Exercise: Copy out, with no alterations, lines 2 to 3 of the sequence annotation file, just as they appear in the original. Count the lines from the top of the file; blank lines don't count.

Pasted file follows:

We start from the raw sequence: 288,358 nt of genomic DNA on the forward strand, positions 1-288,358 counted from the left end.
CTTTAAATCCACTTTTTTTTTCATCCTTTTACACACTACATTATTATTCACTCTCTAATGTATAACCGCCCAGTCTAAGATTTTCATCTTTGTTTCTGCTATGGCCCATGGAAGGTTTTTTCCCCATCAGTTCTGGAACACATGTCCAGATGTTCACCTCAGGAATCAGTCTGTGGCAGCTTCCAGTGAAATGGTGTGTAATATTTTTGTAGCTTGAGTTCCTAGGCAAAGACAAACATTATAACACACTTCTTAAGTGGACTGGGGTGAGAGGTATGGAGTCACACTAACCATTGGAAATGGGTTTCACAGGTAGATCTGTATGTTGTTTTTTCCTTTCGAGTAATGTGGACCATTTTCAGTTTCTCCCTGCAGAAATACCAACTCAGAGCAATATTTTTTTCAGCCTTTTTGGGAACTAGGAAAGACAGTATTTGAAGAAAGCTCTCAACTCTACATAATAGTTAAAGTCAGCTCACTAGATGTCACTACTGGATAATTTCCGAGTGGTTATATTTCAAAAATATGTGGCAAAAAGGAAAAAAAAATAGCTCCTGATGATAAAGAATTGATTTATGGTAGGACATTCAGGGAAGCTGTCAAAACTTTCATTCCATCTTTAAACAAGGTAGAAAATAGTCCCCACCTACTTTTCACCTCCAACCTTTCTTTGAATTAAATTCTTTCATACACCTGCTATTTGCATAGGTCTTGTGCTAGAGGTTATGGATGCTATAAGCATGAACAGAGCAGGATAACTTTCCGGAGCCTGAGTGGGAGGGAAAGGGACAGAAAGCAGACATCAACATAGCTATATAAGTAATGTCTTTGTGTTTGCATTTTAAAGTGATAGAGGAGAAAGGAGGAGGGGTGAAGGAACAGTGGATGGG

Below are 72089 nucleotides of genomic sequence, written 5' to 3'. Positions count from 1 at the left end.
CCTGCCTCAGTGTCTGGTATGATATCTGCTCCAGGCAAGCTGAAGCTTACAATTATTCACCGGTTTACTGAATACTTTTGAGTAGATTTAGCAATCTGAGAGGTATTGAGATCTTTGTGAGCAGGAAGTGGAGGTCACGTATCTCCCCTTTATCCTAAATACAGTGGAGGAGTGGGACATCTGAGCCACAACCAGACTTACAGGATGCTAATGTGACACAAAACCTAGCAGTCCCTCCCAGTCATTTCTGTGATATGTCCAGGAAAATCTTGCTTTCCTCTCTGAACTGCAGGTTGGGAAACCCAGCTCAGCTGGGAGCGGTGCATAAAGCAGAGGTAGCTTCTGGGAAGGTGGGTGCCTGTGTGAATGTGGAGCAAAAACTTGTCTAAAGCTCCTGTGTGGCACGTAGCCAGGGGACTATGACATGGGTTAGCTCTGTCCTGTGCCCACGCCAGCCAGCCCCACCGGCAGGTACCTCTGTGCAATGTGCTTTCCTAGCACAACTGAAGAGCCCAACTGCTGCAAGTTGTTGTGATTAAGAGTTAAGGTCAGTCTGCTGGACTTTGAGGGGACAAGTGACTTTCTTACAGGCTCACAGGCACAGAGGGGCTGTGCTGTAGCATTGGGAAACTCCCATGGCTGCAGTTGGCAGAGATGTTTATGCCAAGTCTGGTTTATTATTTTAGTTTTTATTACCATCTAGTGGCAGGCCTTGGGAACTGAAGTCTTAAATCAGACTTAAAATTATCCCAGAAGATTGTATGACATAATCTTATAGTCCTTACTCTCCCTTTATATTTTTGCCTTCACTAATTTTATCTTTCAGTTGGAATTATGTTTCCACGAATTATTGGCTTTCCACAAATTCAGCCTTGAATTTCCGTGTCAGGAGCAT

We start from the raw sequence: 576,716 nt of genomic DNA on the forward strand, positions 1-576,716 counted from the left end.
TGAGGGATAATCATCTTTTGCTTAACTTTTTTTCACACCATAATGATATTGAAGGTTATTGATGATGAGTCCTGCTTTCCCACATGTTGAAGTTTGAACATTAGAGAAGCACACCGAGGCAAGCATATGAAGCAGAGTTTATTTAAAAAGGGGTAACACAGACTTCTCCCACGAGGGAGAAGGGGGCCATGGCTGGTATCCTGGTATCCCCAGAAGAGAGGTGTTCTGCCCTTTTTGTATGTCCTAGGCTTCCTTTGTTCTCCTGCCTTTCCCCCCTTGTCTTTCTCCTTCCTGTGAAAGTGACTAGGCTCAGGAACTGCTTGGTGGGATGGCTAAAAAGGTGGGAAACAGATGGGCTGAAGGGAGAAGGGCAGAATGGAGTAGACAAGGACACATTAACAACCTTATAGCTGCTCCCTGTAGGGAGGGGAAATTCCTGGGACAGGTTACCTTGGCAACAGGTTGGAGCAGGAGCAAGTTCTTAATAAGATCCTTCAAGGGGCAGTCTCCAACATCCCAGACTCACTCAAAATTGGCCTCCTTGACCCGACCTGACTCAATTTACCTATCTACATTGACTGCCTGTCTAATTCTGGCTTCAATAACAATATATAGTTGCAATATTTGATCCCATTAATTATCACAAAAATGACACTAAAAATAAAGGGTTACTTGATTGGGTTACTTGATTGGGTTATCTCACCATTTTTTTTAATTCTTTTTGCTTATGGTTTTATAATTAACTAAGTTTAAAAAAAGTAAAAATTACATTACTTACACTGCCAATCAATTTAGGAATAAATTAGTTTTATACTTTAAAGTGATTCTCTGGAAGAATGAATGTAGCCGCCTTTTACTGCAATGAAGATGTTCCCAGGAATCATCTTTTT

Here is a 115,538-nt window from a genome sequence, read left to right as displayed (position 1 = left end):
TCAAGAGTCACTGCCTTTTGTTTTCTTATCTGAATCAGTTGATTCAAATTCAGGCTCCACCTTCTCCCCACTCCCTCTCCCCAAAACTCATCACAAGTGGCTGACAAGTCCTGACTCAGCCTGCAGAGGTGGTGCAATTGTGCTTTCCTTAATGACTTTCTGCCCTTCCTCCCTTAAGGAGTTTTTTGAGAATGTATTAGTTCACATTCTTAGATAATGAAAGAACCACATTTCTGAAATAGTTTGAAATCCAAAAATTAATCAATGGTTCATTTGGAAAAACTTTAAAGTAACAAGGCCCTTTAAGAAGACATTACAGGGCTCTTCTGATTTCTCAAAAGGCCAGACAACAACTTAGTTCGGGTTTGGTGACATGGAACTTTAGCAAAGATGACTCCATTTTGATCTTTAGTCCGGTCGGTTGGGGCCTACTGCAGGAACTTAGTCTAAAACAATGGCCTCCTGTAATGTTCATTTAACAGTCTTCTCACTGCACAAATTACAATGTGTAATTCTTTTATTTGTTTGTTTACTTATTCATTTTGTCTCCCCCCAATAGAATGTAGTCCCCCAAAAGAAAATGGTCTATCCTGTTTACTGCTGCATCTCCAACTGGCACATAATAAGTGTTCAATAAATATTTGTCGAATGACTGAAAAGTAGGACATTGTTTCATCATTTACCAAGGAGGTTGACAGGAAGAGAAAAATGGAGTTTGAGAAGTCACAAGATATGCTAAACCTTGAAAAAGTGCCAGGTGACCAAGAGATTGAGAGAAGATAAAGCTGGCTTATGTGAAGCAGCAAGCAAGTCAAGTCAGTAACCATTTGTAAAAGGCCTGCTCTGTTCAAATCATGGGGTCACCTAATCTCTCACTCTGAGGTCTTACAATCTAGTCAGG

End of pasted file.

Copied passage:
CTTTAAATCCACTTTTTTTTTCATCCTTTTACACACTACATTATTATTCACTCTCTAATGTATAACCGCCCAGTCTAAGATTTTCATCTTTGTTTCTGCTATGGCCCATGGAAGGTTTTTTCCCCATCAGTTCTGGAACACATGTCCAGATGTTCACCTCAGGAATCAGTCTGTGGCAGCTTCCAGTGAAATGGTGTGTAATATTTTTGTAGCTTGAGTTCCTAGGCAAAGACAAACATTATAACACACTTCTTAAGTGGACTGGGGTGAGAGGTATGGAGTCACACTAACCATTGGAAATGGGTTTCACAGGTAGATCTGTATGTTGTTTTTTCCTTTCGAGTAATGTGGACCATTTTCAGTTTCTCCCTGCAGAAATACCAACTCAGAGCAATATTTTTTTCAGCCTTTTTGGGAACTAGGAAAGACAGTATTTGAAGAAAGCTCTCAACTCTACATAATAGTTAAAGTCAGCTCACTAGATGTCACTACTGGATAATTTCCGAGTGGTTATATTTCAAAAATATGTGGCAAAAAGGAAAAAAAAATAGCTCCTGATGATAAAGAATTGATTTATGGTAGGACATTCAGGGAAGCTGTCAAAACTTTCATTCCATCTTTAAACAAGGTAGAAAATAGTCCCCACCTACTTTTCACCTCCAACCTTTCTTTGAATTAAATTCTTTCATACACCTGCTATTTGCATAGGTCTTGTGCTAGAGGTTATGGATGCTATAAGCATGAACAGAGCAGGATAACTTTCCGGAGCCTGAGTGGGAGGGAAAGGGACAGAAAGCAGACATCAACATAGCTATATAAGTAATGTCTTTGTGTTTGCATTTTAAAGTGATAGAGGAGAAAGGAGGAGGGGTGAAGGAACAGTGGATGGG

Below are 72089 nucleotides of genomic sequence, written 5' to 3'. Positions count from 1 at the left end.